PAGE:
Of course, it can be challenging living with our loved ones 24/7. This is not a good time to be having conflicts with our loved ones (or any time, for that matter), but particularly now as we remain confined at home with them. Having learned this lesson myself the hard way, it behooves us to see our situation as an opportunity to find ways to work with each other rather than resist. It’s a reminder to appreciate others for the good we see in them rather than think about their weaknesses.
Taking care of our physical selves is vital to taking care of our emotional states. When we focus on the fundamentals (eat, move, sleep), it goes a long way towards keeping us emotionally healthy and resilient so we can be at our best. I wrote in the previous draft:
We must remind ourselves of the fundamentals of renewal—eat, move, sleep. Remember, motion creates emotion. We need to pay attention to our physical well-being to take care of our emotional selves.
Nothing renews us more than quality rest that comes from a good night’s sleep. The quality of our daily sleep will reflect in the day that follows. This is more important than the other two areas of our physical well-being.
When we think of physical well-being, the first thing most of us think of is exercise, while ignoring our eating habits. I shared earlier:
Living a healthier life comes down to three things: eating right (70-80%), exercising regularly (20–30%), and doing them consistently (in that order).
Eating healthy food is a core part of our physical well-being. When it comes to eating healthy, perfection is not the goal. It’s about eating right most of the time, so we can get away with eating the “bad foods” some of the time; we are only human after all, and there is nothing wrong with some guilty-free indulgence every now and then, as long as it comes from a place of intention. Rather than feel guilty, make a conscious choice and tell it to your body. The same goes for overeating food sometimes.
I remember my maternal grandfather who perfectly embodied that mentality. He walked for 30 minutes twice a day for years. He ate everything (in moderation). He didn’t bother (or think twice) about carbs, fats, or proteins (I’m positive he didn’t even know what those meant), yet he remained healthy (and slim) his entire life without trying crazy diets. He focused on the basics (the fundamentals). He lived to be an octogenarian.
The truth of the matter is, what we eat will reflect in our outer bodies. Our actions will speak louder than words. So if we are having junk food most of the time, our bodies will show that we’re out of shape. There is no hiding from it. It’s not what we say, but what we do that reveals our choices.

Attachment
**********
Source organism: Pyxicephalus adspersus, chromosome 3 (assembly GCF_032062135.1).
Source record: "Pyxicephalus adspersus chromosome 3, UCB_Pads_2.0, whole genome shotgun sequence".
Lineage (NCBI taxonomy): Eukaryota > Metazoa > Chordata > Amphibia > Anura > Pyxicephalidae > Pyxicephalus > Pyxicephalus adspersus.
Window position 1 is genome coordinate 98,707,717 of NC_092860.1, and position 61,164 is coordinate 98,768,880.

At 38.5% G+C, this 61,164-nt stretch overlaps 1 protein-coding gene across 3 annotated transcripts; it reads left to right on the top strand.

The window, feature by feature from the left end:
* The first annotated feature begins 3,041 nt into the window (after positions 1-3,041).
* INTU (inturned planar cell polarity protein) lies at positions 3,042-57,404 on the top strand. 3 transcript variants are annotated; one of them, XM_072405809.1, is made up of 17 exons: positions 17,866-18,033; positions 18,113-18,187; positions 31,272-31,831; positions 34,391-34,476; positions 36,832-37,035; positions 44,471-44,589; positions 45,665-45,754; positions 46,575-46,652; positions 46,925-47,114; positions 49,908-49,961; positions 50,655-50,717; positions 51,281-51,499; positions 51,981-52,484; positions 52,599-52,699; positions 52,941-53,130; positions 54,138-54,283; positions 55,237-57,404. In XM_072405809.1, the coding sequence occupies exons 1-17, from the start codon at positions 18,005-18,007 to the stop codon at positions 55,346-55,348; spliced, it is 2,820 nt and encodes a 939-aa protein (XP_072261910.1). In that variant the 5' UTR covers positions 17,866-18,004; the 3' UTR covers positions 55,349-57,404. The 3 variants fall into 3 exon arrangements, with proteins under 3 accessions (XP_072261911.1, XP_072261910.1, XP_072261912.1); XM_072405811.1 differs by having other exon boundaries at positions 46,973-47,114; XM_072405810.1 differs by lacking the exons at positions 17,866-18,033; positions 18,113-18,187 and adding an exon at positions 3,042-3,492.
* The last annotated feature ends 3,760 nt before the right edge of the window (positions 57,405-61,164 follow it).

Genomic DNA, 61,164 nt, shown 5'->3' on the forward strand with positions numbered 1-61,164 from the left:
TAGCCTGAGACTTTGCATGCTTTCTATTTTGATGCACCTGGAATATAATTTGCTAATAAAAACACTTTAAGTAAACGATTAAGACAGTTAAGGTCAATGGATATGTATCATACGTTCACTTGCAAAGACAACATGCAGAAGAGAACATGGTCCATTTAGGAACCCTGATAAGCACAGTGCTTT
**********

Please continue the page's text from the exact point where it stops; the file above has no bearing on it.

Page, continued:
It’s only when we eat right most of the time that regular exercise can accelerate our growth, though neither is a substitute for the other. It’s a lot like how “leadership” is to “management”—you need both, but the order matters.
It is no secret that we need at least 30 minutes of exercise 5–6 days a week. This is one of the first things I schedule in my calendar each week, which frees me up from thinking about which exercise I should do on a given day. I have made that decision upfront on the weekend. For me, this is usually the same every week (unless I’m traveling or sick), so there isn’t much weekly thinking involved on my part, but simply a matter of putting it in my calendar.
Next to getting a good night’s sleep and eating mindfully, probably the most important aspect of my daily renewal is my hour-long afternoon nap after lunch. It makes all the difference in how I feel for the remainder of the day. The days when I don’t have one for whatever reason are the days that I feel that something’s amiss and my energy is lacking, which affects my concentration.
For many people, there is a stigma or guilt associated with sleeping during the day. People think of you as lazy or a slacker if you get some rest during the day. This reminds me how my grandfather used to take an hour nap every day after lunch before returning to his office. The nap would leave him feeling energized.
Personally, I schedule time for some of these things, and eventually they become habits so you don’t have to think about them, regardless of whether they’re on the calendar. That said, it’s a good practice to put something in your calendar when you are going to do it on a specific day/time, particularly when you’re first starting out.
Another idea would be to use calendars for each of these areas to keep track of how and where we are spending our time each week.
I think it’s worth noting that the four aspects of our well-being map nicely to the three areas that form The Trifecta of Life:
- Self: physical + spiritual
- Work: mental
- Relationships: emotional/social
I think once we have a better understanding of our overall well-being, it enables us to make the most of our days (and weeks), and by extension, help boost the well-being of our loved ones.
I hope this draft gives you a nice overview of how I practice these four areas of well-being in my life. It’s imperative that we renew ourselves in all of these areas, every day, so we can better take care of ourselves, as well as others.
While all of these practices may seem like a lot to do in any given day (or week), for me it’s really the culmination of living mindfully over the years.
I suggest going in-depth by reading more from the writing I’ve linked to throughout this draft. The point is not to do everything in every area of life together. Instead, we can get started with something in one area and build on it one day at a time.